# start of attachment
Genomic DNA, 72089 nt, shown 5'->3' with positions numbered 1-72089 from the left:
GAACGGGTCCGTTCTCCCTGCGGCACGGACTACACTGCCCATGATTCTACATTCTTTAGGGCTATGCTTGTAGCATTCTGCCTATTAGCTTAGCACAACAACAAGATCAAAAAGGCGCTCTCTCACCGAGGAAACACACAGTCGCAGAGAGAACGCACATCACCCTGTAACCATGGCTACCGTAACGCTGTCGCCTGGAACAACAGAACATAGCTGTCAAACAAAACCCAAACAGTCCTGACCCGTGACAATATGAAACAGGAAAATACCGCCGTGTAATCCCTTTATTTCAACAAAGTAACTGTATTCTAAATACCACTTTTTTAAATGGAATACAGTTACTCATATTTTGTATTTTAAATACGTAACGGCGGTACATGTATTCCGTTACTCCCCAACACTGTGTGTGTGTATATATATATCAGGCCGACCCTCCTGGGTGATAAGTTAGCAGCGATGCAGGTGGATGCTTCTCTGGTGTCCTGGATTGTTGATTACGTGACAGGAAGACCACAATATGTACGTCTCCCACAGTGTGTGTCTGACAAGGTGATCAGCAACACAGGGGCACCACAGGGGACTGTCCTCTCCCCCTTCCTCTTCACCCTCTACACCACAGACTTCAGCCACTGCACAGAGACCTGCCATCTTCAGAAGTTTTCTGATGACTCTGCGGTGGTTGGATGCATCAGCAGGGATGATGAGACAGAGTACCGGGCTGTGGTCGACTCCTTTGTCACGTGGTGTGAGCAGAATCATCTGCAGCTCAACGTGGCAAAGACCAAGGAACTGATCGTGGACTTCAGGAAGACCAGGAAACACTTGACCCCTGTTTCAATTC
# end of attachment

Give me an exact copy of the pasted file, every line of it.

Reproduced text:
Genomic DNA, 72089 nt, shown 5'->3' with positions numbered 1-72089 from the left:
GAACGGGTCCGTTCTCCCTGCGGCACGGACTACACTGCCCATGATTCTACATTCTTTAGGGCTATGCTTGTAGCATTCTGCCTATTAGCTTAGCACAACAACAAGATCAAAAAGGCGCTCTCTCACCGAGGAAACACACAGTCGCAGAGAGAACGCACATCACCCTGTAACCATGGCTACCGTAACGCTGTCGCCTGGAACAACAGAACATAGCTGTCAAACAAAACCCAAACAGTCCTGACCCGTGACAATATGAAACAGGAAAATACCGCCGTGTAATCCCTTTATTTCAACAAAGTAACTGTATTCTAAATACCACTTTTTTAAATGGAATACAGTTACTCATATTTTGTATTTTAAATACGTAACGGCGGTACATGTATTCCGTTACTCCCCAACACTGTGTGTGTGTATATATATATCAGGCCGACCCTCCTGGGTGATAAGTTAGCAGCGATGCAGGTGGATGCTTCTCTGGTGTCCTGGATTGTTGATTACGTGACAGGAAGACCACAATATGTACGTCTCCCACAGTGTGTGTCTGACAAGGTGATCAGCAACACAGGGGCACCACAGGGGACTGTCCTCTCCCCCTTCCTCTTCACCCTCTACACCACAGACTTCAGCCACTGCACAGAGACCTGCCATCTTCAGAAGTTTTCTGATGACTCTGCGGTGGTTGGATGCATCAGCAGGGATGATGAGACAGAGTACCGGGCTGTGGTCGACTCCTTTGTCACGTGGTGTGAGCAGAATCATCTGCAGCTCAACGTGGCAAAGACCAAGGAACTGATCGTGGACTTCAGGAAGACCAGGAAACACTTGACCCCTGTTTCAATTC